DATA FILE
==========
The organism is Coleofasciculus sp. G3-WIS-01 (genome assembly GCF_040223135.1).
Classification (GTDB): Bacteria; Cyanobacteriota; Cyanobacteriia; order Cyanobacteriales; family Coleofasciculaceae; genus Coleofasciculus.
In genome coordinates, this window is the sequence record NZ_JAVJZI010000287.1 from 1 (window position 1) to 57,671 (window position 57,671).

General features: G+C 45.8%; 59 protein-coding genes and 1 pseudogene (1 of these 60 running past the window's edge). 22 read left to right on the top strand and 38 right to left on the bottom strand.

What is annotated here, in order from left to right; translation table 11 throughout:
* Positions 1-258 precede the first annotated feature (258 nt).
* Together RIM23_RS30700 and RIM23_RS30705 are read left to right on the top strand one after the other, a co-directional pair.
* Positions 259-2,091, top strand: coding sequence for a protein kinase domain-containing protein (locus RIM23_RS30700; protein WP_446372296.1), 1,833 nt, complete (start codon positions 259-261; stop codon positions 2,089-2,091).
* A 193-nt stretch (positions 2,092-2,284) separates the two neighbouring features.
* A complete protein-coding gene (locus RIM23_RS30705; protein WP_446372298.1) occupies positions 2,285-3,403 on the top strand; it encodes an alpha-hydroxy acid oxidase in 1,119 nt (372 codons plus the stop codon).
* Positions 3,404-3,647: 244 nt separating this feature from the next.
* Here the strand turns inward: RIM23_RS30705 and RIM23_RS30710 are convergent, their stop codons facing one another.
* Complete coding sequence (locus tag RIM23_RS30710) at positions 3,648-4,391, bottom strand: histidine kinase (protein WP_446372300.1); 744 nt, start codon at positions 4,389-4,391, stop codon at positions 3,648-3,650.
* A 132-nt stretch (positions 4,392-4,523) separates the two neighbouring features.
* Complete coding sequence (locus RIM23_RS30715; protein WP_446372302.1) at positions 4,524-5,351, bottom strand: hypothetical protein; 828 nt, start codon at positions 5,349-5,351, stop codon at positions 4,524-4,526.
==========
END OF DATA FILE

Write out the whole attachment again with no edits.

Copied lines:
The organism is Coleofasciculus sp. G3-WIS-01 (genome assembly GCF_040223135.1).
Classification (GTDB): Bacteria; Cyanobacteriota; Cyanobacteriia; order Cyanobacteriales; family Coleofasciculaceae; genus Coleofasciculus.
In genome coordinates, this window is the sequence record NZ_JAVJZI010000287.1 from 1 (window position 1) to 57,671 (window position 57,671).

General features: G+C 45.8%; 59 protein-coding genes and 1 pseudogene (1 of these 60 running past the window's edge). 22 read left to right on the top strand and 38 right to left on the bottom strand.

What is annotated here, in order from left to right; translation table 11 throughout:
* Positions 1-258 precede the first annotated feature (258 nt).
* Together RIM23_RS30700 and RIM23_RS30705 are read left to right on the top strand one after the other, a co-directional pair.
* Positions 259-2,091, top strand: coding sequence for a protein kinase domain-containing protein (locus RIM23_RS30700; protein WP_446372296.1), 1,833 nt, complete (start codon positions 259-261; stop codon positions 2,089-2,091).
* A 193-nt stretch (positions 2,092-2,284) separates the two neighbouring features.
* A complete protein-coding gene (locus RIM23_RS30705; protein WP_446372298.1) occupies positions 2,285-3,403 on the top strand; it encodes an alpha-hydroxy acid oxidase in 1,119 nt (372 codons plus the stop codon).
* Positions 3,404-3,647: 244 nt separating this feature from the next.
* Here the strand turns inward: RIM23_RS30705 and RIM23_RS30710 are convergent, their stop codons facing one another.
* Complete coding sequence (locus tag RIM23_RS30710) at positions 3,648-4,391, bottom strand: histidine kinase (protein WP_446372300.1); 744 nt, start codon at positions 4,389-4,391, stop codon at positions 3,648-3,650.
* A 132-nt stretch (positions 4,392-4,523) separates the two neighbouring features.
* Complete coding sequence (locus RIM23_RS30715; protein WP_446372302.1) at positions 4,524-5,351, bottom strand: hypothetical protein; 828 nt, start codon at positions 5,349-5,351, stop codon at positions 4,524-4,526.